Spurs guard Tony Parker shoots over the Cavaliers' Sasha Pavlovic in Game 4. Parker, MVP of the finals, scored 24 points.
Tony Dejak / AP Enlarge
CLEVELAND - In the finals, the Cavaliers offered nothing to witness.
Cleveland's first appearance in the NBA finals ended quickly. Game 4 ended with San Antonio beating the Cavs 83-82 last night, completing the four-game sweep for the eighth time in league history.
Tony Parker scored 24 points and was named most valuable player, and Manu Ginobili had 13 fourth-quarter points to push the Spurs past the surging Cavs.
In the Spurs' previous three titles, in 1999, 2003, and 2005, they had never accomplished a sweep, only strengthening talk of a dynasty.
The Cavaliers will likely spend the offseason feeling like they didn't give the Spurs their best shot. After winning four straight games to get to the finals, the Cavs lost four straight and looked overmatched.
"I thought throughout the course of the series, especially in the last two ballgames, we had our opportunities," Cavs coach Mike Brown said. "We just could never get over the hump. But a lot of that you've got to give credit to the Spurs."
LeBron James ended his first series without ever finding his shooting touch. He shot 36 percent for the series, possibly showing some end-of-season fatigue after carrying his team on his back all season.
James got no sleep Wednesday night because of the birth of his second son, and it showed for most of the game. James scored 24 points and had 10 assists last night at Quicken Loans Arena, but he made just 10-of-30 shots and had six turnovers.
"I've got a lot of things to work on to get better for next year," James said. "I have to be 10 times better. Our team has to be 10 times better."
Parker regained his reign in the lane last night. Tim Duncan didn't make his first basket until the third quarter, but Parker made up for it by making almost all of his.
He made his first six shot attempts and was 10-for-14 in the game. Parker averaged 24.5 points and shot nearly 57 percent in the series.
"He's come a long way, and it's very satisfying to have been able to watch that progress in him," Spurs coach Gregg Popovich said.
The Cavs nearly pulled out a victory in Game 4 despite their poor shooting. With Cleveland down eight to start the fourth, Donyell Marshall made two baskets, the second a tip-in off a miss by James. He hit one of two free throws to close it to three.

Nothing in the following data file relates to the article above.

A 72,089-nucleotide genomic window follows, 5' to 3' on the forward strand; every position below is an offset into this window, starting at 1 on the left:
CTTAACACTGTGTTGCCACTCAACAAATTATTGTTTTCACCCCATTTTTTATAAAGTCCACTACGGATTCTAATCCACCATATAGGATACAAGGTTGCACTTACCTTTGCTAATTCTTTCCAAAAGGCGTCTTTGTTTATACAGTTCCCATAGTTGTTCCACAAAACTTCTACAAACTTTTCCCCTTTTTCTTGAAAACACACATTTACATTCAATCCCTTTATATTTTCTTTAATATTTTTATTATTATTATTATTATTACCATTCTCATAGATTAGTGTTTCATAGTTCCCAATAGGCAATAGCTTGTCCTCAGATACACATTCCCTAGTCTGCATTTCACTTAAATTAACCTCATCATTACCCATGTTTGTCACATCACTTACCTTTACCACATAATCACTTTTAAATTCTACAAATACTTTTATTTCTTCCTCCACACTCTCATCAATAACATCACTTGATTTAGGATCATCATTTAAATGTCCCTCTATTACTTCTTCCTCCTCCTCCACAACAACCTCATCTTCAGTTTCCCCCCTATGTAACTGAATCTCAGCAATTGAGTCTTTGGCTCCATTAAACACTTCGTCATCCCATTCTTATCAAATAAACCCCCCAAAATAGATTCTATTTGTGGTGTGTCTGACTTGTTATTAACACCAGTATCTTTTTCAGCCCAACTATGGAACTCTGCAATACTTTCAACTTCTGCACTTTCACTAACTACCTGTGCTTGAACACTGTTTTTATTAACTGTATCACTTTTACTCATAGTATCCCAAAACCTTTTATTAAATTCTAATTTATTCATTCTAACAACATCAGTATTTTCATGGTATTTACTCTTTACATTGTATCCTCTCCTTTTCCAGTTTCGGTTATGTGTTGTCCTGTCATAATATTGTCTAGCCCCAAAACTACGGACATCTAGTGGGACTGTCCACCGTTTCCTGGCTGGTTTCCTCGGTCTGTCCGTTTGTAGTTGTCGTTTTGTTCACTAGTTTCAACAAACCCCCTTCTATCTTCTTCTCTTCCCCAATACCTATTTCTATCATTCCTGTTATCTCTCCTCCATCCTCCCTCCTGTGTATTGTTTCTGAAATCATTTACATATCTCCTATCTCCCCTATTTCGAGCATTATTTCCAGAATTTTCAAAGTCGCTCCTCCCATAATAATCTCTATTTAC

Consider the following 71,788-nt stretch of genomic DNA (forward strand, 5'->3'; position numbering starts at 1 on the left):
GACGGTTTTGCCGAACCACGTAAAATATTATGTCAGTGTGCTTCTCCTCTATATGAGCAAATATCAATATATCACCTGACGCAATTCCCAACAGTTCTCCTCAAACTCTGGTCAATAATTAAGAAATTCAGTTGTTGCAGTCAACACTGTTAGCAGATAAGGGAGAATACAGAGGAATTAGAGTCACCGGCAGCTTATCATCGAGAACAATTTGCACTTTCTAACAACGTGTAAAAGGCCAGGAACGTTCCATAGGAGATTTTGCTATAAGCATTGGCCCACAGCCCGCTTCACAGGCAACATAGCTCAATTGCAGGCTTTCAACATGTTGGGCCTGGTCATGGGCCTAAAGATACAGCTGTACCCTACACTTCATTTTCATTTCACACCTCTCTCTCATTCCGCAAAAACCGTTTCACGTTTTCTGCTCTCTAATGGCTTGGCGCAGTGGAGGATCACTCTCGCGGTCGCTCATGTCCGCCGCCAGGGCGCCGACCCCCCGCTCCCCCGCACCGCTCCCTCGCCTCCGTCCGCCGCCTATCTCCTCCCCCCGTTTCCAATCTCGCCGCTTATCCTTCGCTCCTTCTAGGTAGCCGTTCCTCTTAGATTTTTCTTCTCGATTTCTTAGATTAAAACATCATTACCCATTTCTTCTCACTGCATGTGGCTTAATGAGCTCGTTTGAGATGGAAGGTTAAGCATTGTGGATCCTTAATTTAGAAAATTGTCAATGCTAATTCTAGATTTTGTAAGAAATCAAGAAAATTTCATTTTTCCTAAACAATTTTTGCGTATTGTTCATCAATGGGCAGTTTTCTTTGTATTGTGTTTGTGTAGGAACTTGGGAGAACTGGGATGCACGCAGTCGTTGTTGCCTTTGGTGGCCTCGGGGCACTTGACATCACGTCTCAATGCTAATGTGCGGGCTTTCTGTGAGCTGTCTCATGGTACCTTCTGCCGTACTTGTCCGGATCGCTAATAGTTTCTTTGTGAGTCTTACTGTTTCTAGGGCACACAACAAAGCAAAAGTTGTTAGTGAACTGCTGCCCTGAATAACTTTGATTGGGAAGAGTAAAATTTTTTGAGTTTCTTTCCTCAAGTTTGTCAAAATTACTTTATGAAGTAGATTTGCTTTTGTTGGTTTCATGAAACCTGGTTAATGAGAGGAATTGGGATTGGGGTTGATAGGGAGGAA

James then hit a pull-up jumper and completed a finger roll to give the Cavs their first lead of the second half. The Cavs then went up 63-60 on Daniel Gibson's layup. The Spurs didn't score for the first six minutes of the period, but then they started their run.
San Antonio went back ahead on a Ginobili layup with 5:24 to play. The Cavs answered, tying the score at 66 on an Anderson Varejao dunk.
The Spurs finally knocked the Cavs out, first with a Ginobili 3-pointer and then with Fabricio Oberto's 3-point play with
2:29 to play that came after the Spurs got three straight offensive rebounds.
Oberto came back with another layup to put the Spurs up eight with two minutes left.
"Probably ran out of a little bit of gas, that was part of it," Brown said.
After the Cavs had cut it to six, Damon Jones was fouled from behind the line with 7.5 seconds left and made all three free throws. But Ginobili made two free throws to ice the championship. Jones' 3 at the buzzer was meaningless.
"Every time you've got an opportunity to finish a team, you've got to take it," Ginobili said.
Early in the game James fell into a trap of hoisting jumpers, and the Spurs didn't mind. Cleveland scored 14 points in the second quarter and 18 points in the third.
It got even uglier in the third. The Cavs missed nine of their first 12 shots in the third and fell down by 10 with five minutes left in the period.
Gibson's 3-pointer near the end of the quarter cut the deficit to single digits, but it wasn't enough to avoid the sweep.
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